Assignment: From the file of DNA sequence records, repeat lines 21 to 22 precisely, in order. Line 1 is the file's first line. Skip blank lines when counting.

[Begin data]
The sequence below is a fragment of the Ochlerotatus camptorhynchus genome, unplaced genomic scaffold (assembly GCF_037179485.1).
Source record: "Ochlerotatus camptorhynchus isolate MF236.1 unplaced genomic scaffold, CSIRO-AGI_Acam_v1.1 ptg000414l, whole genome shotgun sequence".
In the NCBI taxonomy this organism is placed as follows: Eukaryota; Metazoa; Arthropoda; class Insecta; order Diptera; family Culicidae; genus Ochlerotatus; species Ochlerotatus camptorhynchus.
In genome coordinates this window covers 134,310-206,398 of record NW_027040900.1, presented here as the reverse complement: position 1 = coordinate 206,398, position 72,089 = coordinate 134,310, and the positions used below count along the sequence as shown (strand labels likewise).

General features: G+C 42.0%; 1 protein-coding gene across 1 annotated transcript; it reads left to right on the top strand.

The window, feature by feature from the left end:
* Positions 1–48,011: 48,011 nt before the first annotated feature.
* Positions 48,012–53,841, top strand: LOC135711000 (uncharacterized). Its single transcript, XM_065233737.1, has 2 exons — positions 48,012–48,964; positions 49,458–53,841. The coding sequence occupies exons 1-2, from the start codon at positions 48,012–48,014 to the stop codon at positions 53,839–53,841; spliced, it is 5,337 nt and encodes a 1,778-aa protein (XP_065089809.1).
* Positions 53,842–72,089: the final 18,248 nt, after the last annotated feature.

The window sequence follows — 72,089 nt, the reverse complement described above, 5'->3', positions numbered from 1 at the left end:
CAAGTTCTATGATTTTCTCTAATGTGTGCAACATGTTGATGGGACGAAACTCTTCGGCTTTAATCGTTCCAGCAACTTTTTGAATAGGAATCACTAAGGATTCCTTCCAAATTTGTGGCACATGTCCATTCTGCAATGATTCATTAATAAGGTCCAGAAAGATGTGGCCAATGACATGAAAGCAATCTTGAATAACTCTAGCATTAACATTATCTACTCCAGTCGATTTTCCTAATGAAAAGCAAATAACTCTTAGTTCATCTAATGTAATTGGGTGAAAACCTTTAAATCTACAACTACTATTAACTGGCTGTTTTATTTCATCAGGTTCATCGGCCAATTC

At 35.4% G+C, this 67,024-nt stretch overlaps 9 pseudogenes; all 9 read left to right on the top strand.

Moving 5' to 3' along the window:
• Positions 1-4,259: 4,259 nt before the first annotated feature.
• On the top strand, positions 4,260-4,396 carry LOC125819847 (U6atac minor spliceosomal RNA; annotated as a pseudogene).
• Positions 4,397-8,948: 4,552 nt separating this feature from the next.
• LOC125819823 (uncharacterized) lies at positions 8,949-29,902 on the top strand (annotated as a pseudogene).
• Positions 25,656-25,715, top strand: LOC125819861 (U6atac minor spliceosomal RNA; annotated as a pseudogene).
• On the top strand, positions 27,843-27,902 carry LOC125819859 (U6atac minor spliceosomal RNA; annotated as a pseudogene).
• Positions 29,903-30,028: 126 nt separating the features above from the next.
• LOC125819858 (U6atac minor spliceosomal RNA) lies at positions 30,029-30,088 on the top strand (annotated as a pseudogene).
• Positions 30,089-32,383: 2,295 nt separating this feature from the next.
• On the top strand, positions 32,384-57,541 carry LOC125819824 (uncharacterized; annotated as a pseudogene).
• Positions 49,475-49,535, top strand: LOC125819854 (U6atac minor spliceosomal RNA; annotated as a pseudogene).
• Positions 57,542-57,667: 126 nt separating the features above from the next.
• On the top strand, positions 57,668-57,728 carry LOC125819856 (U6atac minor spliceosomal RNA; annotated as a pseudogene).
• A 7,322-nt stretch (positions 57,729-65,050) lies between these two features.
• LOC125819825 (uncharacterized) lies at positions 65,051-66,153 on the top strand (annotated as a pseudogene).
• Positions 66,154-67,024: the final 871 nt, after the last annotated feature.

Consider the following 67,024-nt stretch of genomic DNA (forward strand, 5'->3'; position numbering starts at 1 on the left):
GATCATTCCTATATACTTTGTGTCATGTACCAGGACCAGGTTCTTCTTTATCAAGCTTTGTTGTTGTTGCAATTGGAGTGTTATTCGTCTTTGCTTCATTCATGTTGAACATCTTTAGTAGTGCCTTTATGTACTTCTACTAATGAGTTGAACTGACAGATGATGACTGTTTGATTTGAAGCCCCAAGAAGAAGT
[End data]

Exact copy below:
• LOC125819858 (U6atac minor spliceosomal RNA) lies at positions 30,029-30,088 on the top strand (annotated as a pseudogene).
• Positions 30,089-32,383: 2,295 nt separating this feature from the next.